The Ugly Truth

Cancer is the number one killer of Americans between the ages of 25 and 64, i.e., the most productive years of our lives. Every day 1,500 Americans die of cancer and more than 3,000 are diagnosed.

Despite these facts, Congress and the president have decided to treat cancer as a deflated political football. What we are witnessing are the consequences of the perception that medical research was the big winner over the past five years and now it is some other constituency's turn. Why do we have to have a funding world of winners and losers?

I would argue that there are two primary reasons. First, winners and losers in the appropriations process is a direct consequence of the tax cuts signed into law over the past two years. When you take $1 billion out of the government's resources, you have to begin to expect serious priority adjustments as Congress decides how to allocate money.

As I wrote in the August 2002 issue of Myeloma Today:

What was needed...was an understanding and appreciation of how the political and appropriations processes were dependent on each other. How, for example, could the appropriations committees begin to fulfill the wishes of the competing funding constituencies if tax cuts diminished federal resources by $600 billion?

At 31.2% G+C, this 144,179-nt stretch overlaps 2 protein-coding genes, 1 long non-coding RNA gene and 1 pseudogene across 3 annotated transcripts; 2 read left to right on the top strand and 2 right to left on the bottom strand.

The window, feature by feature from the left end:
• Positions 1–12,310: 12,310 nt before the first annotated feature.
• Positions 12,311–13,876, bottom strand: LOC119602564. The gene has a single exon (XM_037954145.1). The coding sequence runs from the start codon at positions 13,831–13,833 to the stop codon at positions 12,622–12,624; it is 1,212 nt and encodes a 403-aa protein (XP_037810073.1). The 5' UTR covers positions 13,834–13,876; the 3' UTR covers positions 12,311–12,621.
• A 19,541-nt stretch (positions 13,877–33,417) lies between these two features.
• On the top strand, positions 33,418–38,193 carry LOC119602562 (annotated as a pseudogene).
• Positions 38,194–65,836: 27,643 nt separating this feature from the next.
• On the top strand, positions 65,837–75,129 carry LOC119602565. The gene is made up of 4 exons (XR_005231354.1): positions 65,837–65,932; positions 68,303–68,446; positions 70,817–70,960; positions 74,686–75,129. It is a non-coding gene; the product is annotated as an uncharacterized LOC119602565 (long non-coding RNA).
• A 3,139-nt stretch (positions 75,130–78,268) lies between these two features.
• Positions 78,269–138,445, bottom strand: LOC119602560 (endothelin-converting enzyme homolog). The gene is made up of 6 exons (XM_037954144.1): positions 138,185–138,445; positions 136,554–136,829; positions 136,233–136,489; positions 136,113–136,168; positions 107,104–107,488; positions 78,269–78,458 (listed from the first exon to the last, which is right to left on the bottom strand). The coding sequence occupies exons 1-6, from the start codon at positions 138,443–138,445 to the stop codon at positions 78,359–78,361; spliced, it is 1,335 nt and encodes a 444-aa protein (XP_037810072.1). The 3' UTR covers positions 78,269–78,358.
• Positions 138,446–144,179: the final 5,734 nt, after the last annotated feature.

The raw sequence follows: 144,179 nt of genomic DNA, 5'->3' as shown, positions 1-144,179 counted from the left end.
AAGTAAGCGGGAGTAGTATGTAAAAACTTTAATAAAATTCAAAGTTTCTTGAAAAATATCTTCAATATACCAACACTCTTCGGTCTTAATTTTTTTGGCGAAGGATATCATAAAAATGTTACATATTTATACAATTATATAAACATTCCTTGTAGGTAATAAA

Under these conditions, no constituency should expect to fulfill their wish lists, or, in a more likely scenario, the future of appropriations would translate into a process of perceived winners one year becoming losers in the next...

That might translate into education programs not being funded at the levels promised in previous years. It also may translate in reductions or stagnant funding levels for other health programs...

And in boom-and-bust funding cycle scenarios, it may mean that next year's medical research funding figure will barely rise while other programs, the perceived losers of the current cycle, will experience greater increases. It will be the legislative metaphor of moving around the deck chairs on the Titanic...But instead of "guns or butter" the mantra for advocates may be "tax cuts or cancer research" or "tax cuts or education funding."

On the other side of the discussion, there would be no guarantee that research funding would automatically go up if tax cuts were defeated and the federal funding stream remained uninterrupted. Those decisions would again be left up to the various appropriations subcommittees and there are no guarantees that link tax income with funding for programs...

But we should expect winners and losers in the appropriations process. Although the NIH part of the equation looks promising for cancer research advocates this year, the other parts do not look as promising. The outlook for next few years is even more nebulous, especially for NIH.

And remember to connect the dots. At least then it is easier to explain the final results. And remember that it is more likely to be on the losing side of the appropriations process when the income of the federal government is constricted by tax cuts.

Another reason is the fragmented and quiet nature of the cancer constituency. We still tend to focus too much on "our cancer" rather than champion the big picture of NIH and NCI research. And we expect that the sheer logic of the cancer arguments will prevail.